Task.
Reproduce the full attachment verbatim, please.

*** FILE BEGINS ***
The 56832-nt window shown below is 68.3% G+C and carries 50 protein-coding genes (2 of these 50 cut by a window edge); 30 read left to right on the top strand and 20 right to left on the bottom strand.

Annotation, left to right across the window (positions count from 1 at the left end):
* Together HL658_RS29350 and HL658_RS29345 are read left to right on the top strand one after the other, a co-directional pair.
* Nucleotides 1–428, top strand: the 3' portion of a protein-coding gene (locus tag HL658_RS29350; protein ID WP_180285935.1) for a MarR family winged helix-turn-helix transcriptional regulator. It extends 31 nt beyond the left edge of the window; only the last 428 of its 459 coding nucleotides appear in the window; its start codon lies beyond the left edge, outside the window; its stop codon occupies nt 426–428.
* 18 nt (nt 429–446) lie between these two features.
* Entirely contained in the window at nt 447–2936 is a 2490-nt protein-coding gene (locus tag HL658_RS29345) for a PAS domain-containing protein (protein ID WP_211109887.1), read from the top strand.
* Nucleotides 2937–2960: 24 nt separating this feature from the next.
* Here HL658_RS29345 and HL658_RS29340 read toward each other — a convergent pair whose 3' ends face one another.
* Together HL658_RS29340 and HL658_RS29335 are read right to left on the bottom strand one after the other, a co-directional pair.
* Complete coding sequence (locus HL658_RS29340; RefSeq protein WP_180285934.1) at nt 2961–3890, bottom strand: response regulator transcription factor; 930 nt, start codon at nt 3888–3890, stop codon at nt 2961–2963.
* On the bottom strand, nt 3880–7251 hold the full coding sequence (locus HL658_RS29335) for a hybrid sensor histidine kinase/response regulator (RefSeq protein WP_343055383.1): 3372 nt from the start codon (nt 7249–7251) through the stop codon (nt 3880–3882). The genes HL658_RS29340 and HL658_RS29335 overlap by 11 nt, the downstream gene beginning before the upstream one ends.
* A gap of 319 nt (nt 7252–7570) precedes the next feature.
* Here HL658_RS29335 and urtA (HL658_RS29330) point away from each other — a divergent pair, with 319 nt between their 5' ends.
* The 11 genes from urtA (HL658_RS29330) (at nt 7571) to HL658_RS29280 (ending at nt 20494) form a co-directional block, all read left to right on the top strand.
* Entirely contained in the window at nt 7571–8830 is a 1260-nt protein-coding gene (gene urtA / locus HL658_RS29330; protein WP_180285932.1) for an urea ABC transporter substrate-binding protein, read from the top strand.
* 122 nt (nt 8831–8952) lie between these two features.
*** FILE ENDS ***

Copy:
The 56832-nt window shown below is 68.3% G+C and carries 50 protein-coding genes (2 of these 50 cut by a window edge); 30 read left to right on the top strand and 20 right to left on the bottom strand.

Annotation, left to right across the window (positions count from 1 at the left end):
* Together HL658_RS29350 and HL658_RS29345 are read left to right on the top strand one after the other, a co-directional pair.
* Nucleotides 1–428, top strand: the 3' portion of a protein-coding gene (locus tag HL658_RS29350; protein ID WP_180285935.1) for a MarR family winged helix-turn-helix transcriptional regulator. It extends 31 nt beyond the left edge of the window; only the last 428 of its 459 coding nucleotides appear in the window; its start codon lies beyond the left edge, outside the window; its stop codon occupies nt 426–428.
* 18 nt (nt 429–446) lie between these two features.
* Entirely contained in the window at nt 447–2936 is a 2490-nt protein-coding gene (locus tag HL658_RS29345) for a PAS domain-containing protein (protein ID WP_211109887.1), read from the top strand.
* Nucleotides 2937–2960: 24 nt separating this feature from the next.
* Here HL658_RS29345 and HL658_RS29340 read toward each other — a convergent pair whose 3' ends face one another.
* Together HL658_RS29340 and HL658_RS29335 are read right to left on the bottom strand one after the other, a co-directional pair.
* Complete coding sequence (locus HL658_RS29340; RefSeq protein WP_180285934.1) at nt 2961–3890, bottom strand: response regulator transcription factor; 930 nt, start codon at nt 3888–3890, stop codon at nt 2961–2963.
* On the bottom strand, nt 3880–7251 hold the full coding sequence (locus HL658_RS29335) for a hybrid sensor histidine kinase/response regulator (RefSeq protein WP_343055383.1): 3372 nt from the start codon (nt 7249–7251) through the stop codon (nt 3880–3882). The genes HL658_RS29340 and HL658_RS29335 overlap by 11 nt, the downstream gene beginning before the upstream one ends.
* A gap of 319 nt (nt 7252–7570) precedes the next feature.
* Here HL658_RS29335 and urtA (HL658_RS29330) point away from each other — a divergent pair, with 319 nt between their 5' ends.
* The 11 genes from urtA (HL658_RS29330) (at nt 7571) to HL658_RS29280 (ending at nt 20494) form a co-directional block, all read left to right on the top strand.
* Entirely contained in the window at nt 7571–8830 is a 1260-nt protein-coding gene (gene urtA / locus HL658_RS29330; protein WP_180285932.1) for an urea ABC transporter substrate-binding protein, read from the top strand.
* 122 nt (nt 8831–8952) lie between these two features.